Visual content marketingRarely do you see an image on social media that hasn’t been doctored – often to the point where it is ‘overly perfect’. You might argue it is Instagram’s fault or simply symptomatic of the world we live, but are we starting to come out the other side of this obsession with perfection?

That’s the suggestion of Nathan Iverson, design director at agency Deutsch LA, who says that people are coming back round to the value of authenticity – as far as brands are concerned anyway.

“We kind of call it ‘perfectly imperfect,'” he told Ad Week. “People will call you out pretty easily if your food looks overly propped or overly perfect because that’s not how it is.”

Iverson makes a sound point, but are brands in danger of showcasing an ‘inferior’ product by not putting it through a filter, while rival businesses persist with ultra-glossy images?

It’s difficult to say at this stage, but I think we’re only going to see more efforts made to break away from this age of perfectionism – and brands would be wise to stay in tune with how consumers think about photography.

However, that’s not the only trend brands need to keep in mind when posting visual content, as Econsultancy contributor Patricio Robles details:

Creative content usurps expensive content

You can pour all sorts of time and money into a post, but if it’s not original then there’s every chance it’ll get lost in the mass.

This might sound somewhat scary from a small business perspective (“We’ve got no chance of standing out amongst the mass of content”), but the beauty of content marketing is that creativity tends to prevail, giving modest-sized firms an opportunity to be heard – as long as their content is unique.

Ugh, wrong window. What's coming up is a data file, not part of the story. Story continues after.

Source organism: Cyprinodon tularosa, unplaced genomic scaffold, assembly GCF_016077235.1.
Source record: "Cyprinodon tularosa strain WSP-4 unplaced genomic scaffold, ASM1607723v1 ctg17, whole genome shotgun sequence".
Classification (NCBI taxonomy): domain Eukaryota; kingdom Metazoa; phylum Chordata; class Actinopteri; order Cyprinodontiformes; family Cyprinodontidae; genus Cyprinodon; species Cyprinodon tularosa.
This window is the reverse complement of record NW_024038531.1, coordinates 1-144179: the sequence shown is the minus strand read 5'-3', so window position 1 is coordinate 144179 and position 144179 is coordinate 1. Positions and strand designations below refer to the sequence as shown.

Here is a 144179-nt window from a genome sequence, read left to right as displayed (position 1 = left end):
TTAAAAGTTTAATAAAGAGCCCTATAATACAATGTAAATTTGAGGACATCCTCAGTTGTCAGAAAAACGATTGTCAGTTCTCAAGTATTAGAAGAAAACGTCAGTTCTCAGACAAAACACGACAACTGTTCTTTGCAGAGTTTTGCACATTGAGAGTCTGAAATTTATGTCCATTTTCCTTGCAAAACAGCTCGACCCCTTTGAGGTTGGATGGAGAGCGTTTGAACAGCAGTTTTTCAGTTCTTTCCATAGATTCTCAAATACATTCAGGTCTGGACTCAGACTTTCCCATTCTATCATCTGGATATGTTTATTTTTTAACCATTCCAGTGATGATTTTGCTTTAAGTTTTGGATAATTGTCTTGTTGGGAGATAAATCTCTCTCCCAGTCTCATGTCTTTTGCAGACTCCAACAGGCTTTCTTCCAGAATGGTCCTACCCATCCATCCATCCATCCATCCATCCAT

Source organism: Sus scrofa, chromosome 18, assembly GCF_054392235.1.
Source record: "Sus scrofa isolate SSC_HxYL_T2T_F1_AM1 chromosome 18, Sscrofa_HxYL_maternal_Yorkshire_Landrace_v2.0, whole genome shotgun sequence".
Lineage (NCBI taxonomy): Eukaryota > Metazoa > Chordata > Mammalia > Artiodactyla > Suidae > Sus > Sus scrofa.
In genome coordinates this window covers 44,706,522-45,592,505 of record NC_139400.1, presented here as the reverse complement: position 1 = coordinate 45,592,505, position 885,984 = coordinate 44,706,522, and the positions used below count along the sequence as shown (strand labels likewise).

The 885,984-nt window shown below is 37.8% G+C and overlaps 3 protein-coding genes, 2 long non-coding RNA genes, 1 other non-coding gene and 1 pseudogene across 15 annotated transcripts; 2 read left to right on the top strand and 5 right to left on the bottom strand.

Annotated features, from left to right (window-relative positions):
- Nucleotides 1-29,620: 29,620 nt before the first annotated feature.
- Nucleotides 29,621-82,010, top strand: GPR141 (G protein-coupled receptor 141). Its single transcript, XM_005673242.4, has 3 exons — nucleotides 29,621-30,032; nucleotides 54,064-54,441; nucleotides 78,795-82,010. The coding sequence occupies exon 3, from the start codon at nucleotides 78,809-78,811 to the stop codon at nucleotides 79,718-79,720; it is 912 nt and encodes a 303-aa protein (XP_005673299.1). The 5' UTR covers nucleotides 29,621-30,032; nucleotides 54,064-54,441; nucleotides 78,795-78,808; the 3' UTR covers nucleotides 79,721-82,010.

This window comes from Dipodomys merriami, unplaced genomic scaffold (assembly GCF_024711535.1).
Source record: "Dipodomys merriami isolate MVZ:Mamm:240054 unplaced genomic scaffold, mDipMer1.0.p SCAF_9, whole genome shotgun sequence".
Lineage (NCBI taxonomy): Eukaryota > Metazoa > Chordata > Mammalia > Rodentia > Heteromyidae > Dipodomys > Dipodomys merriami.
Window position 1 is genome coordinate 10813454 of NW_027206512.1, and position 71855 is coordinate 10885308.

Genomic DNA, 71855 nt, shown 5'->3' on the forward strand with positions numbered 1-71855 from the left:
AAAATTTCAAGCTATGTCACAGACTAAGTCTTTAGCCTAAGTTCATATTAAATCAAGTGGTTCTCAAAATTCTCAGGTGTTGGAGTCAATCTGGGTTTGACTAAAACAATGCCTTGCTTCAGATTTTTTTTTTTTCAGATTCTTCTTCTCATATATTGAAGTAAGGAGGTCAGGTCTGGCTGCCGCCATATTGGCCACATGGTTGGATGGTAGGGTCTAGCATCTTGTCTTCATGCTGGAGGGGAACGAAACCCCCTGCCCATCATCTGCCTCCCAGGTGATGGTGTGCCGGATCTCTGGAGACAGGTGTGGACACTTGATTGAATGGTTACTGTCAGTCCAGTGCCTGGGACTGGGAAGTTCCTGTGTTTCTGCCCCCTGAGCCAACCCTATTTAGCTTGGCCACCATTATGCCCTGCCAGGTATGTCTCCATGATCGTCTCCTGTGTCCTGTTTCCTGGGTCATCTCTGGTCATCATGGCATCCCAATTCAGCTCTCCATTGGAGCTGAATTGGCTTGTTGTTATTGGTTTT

Short-form content comes to the fore

We’re big believers in the power of long-form content, but social media platforms don’t always allow for full-length posts.

So, if brands want to get the most of platforms such as Vine, they’ve got to find ways they can convey effective standalone brand messages in a single photograph or 15-second movie clip.

Time to bring in the creatives again, then…

Image recognition technology being utilised

Finding your brands’ fans and potential influencers should be part of any social media strategy, but for brands posting image and video-based content, simply searching for Twitter users who have made a brand reference just doesn’t cut the mustard.

Enter image recognition technology which can be used to identify images and videos that incorporate your brand’s products.

The upside: it is increasingly sophisticated and reliable. The downside: to get the best results, it takes serious time and money.

Attracting new age brand ambassadors

Social media has simultaneously made celebrities more accessible and detached: anybody can send a celebrity a tweet (some might even get a reply), but their timeline will probably illustrate how far and away their lives are from the norm (or our own).

For this reason, brands have started to reach out to a new generation of young digital natives who made their name on social media. Because they are seen as more authentic and relatable by customers, they often have as much influence as a celebrity might.

Remember, however, if you pay vloggers to advertise a product, the Advertising Standards Authority is making them declare as much.

What other visual content trends have you noticed this year?

Ben Hollom

September 8, 2015